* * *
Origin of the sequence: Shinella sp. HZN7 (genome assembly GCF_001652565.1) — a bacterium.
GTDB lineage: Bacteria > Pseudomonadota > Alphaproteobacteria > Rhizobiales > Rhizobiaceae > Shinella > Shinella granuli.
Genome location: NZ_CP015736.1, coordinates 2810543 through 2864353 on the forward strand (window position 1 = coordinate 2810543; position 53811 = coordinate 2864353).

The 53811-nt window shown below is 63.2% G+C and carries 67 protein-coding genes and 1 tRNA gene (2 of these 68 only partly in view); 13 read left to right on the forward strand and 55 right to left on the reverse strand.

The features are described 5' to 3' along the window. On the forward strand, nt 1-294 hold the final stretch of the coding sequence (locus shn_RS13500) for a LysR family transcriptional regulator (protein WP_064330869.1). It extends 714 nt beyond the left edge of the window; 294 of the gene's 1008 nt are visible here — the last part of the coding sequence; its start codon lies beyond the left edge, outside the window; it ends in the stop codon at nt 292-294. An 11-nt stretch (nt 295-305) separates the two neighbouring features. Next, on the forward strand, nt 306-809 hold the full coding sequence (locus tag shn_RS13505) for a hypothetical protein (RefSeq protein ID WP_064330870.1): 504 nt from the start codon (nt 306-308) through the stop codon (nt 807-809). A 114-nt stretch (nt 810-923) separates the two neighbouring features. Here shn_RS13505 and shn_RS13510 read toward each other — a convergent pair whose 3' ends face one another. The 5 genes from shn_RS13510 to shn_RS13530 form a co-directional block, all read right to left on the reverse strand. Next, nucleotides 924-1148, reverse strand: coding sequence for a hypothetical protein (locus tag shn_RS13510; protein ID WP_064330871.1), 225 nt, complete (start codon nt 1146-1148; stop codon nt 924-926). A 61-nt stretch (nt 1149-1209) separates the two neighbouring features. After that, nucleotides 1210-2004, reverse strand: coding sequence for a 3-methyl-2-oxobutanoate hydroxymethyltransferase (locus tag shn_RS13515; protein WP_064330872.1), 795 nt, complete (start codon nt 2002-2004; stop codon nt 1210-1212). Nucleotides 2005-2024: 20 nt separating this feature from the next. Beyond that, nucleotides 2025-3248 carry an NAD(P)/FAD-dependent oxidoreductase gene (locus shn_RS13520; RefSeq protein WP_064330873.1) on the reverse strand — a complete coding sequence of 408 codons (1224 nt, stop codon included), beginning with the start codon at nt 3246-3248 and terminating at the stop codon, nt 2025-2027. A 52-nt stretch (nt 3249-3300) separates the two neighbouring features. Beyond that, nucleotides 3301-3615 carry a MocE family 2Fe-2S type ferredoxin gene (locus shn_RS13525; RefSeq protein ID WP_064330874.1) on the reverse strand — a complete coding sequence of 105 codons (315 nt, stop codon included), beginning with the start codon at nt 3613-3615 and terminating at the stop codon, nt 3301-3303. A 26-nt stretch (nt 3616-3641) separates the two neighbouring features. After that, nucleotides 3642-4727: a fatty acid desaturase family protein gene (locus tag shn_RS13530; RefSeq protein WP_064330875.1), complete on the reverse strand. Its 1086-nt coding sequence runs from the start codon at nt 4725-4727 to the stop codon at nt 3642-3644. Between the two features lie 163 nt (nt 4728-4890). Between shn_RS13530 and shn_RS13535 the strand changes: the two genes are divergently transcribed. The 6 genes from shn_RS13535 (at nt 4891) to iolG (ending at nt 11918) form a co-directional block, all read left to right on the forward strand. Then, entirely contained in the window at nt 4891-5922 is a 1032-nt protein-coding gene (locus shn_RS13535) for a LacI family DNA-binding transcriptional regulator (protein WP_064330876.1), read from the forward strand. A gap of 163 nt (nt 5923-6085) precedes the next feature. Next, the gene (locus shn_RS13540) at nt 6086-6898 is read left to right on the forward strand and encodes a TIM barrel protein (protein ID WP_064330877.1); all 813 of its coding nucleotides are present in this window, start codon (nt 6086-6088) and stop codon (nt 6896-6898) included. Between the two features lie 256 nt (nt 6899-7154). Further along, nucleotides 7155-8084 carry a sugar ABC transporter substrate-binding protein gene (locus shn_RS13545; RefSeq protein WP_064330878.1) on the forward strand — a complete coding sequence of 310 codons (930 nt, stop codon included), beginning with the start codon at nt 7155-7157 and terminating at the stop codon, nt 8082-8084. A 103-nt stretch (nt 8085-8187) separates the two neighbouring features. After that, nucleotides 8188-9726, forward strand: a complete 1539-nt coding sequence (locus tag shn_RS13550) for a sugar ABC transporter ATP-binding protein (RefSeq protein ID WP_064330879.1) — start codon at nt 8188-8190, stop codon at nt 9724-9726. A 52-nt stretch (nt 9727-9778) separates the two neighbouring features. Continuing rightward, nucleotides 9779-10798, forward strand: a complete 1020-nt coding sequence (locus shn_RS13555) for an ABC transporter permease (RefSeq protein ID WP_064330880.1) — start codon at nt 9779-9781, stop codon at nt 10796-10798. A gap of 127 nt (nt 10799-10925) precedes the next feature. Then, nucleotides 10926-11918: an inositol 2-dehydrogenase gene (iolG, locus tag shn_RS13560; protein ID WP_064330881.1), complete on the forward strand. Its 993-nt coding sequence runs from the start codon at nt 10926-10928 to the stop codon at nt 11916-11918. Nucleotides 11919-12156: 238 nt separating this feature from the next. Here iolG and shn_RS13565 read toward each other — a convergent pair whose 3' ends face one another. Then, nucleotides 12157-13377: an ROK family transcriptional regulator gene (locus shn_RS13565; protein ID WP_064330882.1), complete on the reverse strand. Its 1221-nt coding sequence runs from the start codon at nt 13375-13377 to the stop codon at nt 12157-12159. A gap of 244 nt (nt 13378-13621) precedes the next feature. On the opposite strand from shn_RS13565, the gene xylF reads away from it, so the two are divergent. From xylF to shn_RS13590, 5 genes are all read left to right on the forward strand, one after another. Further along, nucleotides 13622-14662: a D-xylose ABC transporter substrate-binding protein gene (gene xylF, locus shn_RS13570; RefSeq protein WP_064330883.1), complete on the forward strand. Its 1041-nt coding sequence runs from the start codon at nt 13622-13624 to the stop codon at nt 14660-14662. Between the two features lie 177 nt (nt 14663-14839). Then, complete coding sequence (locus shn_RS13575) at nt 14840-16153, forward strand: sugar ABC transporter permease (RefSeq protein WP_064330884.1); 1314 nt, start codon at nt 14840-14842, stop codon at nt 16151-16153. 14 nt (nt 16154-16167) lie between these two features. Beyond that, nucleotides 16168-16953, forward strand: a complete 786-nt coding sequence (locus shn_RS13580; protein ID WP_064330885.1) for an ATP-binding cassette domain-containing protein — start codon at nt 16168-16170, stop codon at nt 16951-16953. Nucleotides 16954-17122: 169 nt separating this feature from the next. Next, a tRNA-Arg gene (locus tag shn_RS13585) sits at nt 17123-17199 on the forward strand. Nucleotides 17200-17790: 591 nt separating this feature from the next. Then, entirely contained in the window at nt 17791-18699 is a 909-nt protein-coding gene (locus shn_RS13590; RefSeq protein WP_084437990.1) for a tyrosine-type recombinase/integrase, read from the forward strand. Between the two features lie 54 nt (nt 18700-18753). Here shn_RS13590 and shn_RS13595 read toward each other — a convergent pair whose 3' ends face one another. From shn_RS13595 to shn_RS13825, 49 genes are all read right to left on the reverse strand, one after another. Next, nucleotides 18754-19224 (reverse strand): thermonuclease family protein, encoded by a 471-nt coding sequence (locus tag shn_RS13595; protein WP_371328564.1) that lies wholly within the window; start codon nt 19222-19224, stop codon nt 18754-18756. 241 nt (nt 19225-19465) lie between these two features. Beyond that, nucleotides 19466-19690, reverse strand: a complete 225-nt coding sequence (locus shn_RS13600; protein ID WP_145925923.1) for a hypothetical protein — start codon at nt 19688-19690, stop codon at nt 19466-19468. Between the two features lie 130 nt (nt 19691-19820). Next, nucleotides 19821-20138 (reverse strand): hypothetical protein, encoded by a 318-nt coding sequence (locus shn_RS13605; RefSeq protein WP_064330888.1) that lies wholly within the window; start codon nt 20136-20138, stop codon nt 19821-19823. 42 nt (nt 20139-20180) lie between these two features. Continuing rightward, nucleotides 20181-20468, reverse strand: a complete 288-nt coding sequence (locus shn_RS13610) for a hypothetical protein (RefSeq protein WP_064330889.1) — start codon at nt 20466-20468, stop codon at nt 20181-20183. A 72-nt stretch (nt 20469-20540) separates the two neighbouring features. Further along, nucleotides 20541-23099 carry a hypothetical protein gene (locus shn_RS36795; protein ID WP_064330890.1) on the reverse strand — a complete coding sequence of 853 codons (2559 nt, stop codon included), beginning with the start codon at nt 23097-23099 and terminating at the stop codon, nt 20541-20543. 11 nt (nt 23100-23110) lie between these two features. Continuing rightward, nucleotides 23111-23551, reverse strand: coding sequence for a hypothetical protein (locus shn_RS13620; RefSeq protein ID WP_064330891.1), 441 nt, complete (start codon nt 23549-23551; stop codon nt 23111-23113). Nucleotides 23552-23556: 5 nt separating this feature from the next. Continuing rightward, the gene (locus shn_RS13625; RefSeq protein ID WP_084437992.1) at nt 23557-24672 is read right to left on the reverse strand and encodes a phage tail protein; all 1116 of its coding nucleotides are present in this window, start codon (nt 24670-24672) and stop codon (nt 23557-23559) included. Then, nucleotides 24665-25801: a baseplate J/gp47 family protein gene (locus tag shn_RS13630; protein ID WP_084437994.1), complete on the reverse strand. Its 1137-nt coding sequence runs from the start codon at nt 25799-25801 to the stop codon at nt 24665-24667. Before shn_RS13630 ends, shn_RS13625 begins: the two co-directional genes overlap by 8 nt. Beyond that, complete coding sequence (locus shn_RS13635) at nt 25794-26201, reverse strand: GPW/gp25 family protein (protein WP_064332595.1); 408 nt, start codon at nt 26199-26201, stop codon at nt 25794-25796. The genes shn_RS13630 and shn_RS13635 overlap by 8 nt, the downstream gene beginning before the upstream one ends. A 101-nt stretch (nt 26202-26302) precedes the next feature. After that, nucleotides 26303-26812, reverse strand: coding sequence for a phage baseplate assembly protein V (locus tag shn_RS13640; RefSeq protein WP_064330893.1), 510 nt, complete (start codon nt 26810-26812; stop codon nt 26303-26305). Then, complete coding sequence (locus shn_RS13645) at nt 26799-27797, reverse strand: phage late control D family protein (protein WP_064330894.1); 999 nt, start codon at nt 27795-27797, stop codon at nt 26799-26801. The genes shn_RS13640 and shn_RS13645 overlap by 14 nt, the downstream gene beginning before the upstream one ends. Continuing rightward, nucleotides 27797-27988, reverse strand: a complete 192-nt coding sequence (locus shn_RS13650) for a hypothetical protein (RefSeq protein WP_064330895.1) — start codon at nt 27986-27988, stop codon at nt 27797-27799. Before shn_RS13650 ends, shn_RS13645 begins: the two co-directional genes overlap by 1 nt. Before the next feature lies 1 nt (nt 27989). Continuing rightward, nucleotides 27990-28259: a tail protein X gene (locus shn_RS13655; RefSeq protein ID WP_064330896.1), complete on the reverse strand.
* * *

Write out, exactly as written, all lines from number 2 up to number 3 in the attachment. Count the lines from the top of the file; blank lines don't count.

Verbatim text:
GTDB lineage: Bacteria > Pseudomonadota > Alphaproteobacteria > Rhizobiales > Rhizobiaceae > Shinella > Shinella granuli.
Genome location: NZ_CP015736.1, coordinates 2810543 through 2864353 on the forward strand (window position 1 = coordinate 2810543; position 53811 = coordinate 2864353).